With the rise of megacities, the problem most likely to emerge will be disconnections from the water network. Imagine that in the future -- all at the same time -- the quality of groundwater worsens, reserves drop thanks to interference with catchment areas and urbanization drives up demand for water.

More and more people will rely on water networks for their supplies. Will water companies be able to disconnect those unable to pay?

Here is the question of whether we should see water consumers as mere actors in the market economy (who get their water as long as they pay) or as citizens (who are entitled to water regardless of whether they can come up with the money). If such a cases were brought to local courts where judges were not aware that access to water was a human right under international law, there is the danger that judgments will end up reflecting the narrow, market-oriented view of the consumer.

If, once again, the water resources law is perceived as only a derivative of economic chapters of the Constitution (Article 33), then the outcome of cases such as the hypothetical above would likely follow what has happened with other natural resources such as oil, gas and minerals.

But the way people need water is not the same as the way they need oil, gas or coal. So it is not adequate to argue about the right to water within the realm of Article 33. The right to water must stem from the human rights provisions of the Constitution, and that can only occur if it is expressly stated.

This does not mean that processed water should be available to everyone for free. A price should be associated with it to encourage people to conserve available resources. However, the provision of water and sewerage should be from the perspective of being a public service.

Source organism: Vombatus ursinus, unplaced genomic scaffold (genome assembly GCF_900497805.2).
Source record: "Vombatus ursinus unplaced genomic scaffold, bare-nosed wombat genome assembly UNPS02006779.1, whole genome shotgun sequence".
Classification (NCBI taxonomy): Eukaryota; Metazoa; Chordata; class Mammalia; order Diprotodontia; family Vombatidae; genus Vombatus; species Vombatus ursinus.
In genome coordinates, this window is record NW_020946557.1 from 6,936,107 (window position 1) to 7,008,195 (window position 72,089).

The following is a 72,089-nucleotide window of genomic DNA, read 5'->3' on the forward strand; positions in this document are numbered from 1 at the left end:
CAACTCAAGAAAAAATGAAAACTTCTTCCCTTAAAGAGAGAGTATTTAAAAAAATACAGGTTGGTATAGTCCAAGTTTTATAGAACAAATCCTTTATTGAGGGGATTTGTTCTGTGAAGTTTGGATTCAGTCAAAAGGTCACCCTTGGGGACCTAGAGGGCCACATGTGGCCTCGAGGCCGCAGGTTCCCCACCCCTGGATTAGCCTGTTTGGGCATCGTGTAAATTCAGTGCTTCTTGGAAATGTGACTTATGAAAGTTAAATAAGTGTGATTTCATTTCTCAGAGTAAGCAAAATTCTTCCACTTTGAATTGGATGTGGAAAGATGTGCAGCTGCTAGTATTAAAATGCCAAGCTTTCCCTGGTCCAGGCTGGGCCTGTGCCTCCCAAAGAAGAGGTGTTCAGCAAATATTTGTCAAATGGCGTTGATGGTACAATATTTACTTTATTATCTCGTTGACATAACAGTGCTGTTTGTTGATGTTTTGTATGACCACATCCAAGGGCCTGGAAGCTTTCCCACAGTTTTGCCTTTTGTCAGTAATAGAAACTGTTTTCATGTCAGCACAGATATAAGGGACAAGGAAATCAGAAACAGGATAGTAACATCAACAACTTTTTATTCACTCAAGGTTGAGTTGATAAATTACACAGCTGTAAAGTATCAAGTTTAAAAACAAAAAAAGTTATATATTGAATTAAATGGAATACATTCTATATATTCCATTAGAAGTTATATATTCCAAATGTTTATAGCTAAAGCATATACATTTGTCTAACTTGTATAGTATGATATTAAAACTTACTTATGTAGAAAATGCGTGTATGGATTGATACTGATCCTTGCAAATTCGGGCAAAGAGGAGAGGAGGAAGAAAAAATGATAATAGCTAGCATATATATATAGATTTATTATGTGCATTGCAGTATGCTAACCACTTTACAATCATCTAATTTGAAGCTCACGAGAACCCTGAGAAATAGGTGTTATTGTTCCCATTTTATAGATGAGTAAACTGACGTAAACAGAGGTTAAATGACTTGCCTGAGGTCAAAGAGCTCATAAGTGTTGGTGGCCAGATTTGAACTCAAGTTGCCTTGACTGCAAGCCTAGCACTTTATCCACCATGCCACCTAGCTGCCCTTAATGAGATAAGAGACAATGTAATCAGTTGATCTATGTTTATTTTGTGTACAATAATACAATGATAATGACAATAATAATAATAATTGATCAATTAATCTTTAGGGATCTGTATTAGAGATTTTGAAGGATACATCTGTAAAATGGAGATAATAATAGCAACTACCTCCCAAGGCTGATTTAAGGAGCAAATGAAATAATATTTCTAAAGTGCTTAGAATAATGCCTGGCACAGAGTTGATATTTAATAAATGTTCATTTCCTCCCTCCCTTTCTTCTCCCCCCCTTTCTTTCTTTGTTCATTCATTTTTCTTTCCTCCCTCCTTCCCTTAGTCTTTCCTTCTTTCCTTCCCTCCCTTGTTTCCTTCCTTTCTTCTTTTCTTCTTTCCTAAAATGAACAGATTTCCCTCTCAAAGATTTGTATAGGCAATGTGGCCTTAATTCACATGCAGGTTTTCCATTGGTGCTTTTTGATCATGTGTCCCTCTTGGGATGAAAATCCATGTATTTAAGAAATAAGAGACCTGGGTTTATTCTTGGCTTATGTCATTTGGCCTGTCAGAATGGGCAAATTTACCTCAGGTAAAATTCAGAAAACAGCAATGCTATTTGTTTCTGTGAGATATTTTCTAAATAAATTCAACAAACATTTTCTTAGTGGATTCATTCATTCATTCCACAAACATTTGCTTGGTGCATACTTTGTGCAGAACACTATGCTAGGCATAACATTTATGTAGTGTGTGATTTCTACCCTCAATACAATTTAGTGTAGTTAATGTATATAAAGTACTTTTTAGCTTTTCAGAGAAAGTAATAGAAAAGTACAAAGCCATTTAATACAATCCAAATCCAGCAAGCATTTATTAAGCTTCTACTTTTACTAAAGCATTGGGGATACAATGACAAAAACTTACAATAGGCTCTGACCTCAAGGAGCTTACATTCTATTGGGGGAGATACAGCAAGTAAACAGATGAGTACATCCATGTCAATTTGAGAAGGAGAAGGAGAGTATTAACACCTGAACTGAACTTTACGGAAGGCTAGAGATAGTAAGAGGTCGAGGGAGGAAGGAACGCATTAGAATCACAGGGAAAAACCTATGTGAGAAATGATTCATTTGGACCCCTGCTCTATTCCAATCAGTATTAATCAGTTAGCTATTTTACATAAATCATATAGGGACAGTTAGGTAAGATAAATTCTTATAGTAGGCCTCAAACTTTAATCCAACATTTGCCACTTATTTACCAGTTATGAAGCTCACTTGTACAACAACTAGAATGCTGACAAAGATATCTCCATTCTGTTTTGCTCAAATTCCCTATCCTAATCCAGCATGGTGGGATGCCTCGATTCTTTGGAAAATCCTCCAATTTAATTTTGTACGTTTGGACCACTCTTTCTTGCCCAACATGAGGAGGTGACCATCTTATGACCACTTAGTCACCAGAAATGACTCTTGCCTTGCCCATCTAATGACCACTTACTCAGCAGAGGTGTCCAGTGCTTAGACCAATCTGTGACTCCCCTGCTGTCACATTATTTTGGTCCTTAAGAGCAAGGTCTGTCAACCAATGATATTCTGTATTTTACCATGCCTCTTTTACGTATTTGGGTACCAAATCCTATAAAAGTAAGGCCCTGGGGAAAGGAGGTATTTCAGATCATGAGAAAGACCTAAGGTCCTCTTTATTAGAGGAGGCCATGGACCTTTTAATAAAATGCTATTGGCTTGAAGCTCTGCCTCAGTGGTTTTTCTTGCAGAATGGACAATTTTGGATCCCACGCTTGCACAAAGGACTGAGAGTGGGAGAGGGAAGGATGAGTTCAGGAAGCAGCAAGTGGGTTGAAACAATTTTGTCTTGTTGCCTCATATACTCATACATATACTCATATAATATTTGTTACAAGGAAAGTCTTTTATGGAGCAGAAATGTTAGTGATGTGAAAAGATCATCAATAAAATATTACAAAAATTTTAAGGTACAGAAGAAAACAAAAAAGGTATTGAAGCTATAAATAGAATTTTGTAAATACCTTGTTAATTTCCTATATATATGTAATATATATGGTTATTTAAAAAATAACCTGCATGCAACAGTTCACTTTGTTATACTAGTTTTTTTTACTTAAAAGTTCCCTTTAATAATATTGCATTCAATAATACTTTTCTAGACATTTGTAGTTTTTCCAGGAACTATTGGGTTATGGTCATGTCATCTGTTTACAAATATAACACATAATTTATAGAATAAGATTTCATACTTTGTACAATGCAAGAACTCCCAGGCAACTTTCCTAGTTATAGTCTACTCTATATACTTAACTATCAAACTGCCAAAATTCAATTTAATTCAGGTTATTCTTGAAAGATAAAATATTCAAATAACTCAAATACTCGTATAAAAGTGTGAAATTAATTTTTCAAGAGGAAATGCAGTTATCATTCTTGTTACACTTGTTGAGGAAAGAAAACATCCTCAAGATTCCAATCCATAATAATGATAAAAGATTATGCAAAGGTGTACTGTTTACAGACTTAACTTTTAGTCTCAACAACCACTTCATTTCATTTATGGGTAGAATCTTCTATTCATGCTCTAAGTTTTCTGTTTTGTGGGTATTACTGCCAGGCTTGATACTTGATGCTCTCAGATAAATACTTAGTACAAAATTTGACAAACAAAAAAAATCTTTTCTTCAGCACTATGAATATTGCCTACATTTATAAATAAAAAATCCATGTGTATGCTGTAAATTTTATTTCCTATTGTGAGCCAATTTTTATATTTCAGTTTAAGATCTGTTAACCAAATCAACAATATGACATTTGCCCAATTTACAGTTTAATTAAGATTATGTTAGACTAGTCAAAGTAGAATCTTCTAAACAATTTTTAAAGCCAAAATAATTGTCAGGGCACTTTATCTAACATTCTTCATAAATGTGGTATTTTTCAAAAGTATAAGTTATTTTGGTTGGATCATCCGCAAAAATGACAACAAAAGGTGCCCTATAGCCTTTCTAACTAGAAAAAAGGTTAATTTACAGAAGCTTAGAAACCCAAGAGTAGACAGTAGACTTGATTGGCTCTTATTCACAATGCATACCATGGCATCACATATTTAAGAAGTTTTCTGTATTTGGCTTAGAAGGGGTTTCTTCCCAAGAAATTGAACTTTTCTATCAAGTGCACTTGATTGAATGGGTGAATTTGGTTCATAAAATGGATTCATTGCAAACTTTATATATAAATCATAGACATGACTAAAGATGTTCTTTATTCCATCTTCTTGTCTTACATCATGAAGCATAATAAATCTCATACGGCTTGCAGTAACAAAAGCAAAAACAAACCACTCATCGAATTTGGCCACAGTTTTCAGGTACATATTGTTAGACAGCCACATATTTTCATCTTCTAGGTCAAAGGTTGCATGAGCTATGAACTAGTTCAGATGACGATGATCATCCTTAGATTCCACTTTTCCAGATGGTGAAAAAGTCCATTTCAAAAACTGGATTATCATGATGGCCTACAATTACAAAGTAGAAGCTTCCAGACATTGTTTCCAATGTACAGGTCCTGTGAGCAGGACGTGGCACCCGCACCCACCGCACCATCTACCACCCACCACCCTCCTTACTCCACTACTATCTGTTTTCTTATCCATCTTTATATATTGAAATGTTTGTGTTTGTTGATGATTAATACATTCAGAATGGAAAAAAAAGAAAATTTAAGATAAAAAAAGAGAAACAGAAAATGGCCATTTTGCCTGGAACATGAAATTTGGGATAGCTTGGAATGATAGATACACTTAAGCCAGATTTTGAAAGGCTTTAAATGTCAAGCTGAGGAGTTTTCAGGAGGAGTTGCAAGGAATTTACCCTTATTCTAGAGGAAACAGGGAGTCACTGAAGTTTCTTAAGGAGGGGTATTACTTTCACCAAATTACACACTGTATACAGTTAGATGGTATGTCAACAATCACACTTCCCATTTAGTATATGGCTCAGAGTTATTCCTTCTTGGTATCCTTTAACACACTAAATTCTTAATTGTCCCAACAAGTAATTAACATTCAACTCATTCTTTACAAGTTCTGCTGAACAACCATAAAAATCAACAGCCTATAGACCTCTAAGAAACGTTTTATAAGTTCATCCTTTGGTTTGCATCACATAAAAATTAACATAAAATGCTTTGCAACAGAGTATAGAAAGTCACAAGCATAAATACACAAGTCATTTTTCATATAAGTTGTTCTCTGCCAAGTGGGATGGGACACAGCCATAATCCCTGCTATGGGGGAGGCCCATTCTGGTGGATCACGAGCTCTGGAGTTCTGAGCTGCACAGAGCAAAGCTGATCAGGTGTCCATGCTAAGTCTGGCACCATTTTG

Individuals receiving the service are not mere consumers purchasing goods in the marketplace. They should be treated as citizens receiving services from the state. Their entitlement to water should be guaranteed by the government even if they are unable to pay.

It is the state's duty to respect, protect and fulfill the right to water. The quality and quantity of the amount of water individuals are entitled to must be clearly stipulated in law and not left to market mechanisms to decide. Water companies will have to be efficient and sustainable but at the same time pay due regard to prevailing regulations. Therefore, regulations on subsidies to the poor as well as speedy and cheap dispute resolution mechanisms when it comes to water disconnections must be in place.

Putting the right to water in the Constitution will not directly solve our water problems, but it will clarify to the government that they have a constitutional responsibility to provide this most essential of resources.

I think water issue should be given a substantial proportion during the current constitutional amendment process. The present law on water resources is not clear with regards to conflict between water exploitation right (used by companies) vs water use right (used by individual for daily subsistence). The best way is to state in the constitution that water is a fundamental human right.

Colombia, Ecuador, Eritrea, Gambia, Ethiopia, South Africa, Uganda, Uruguay and Zambia have provisions on the right to water in their constitutions.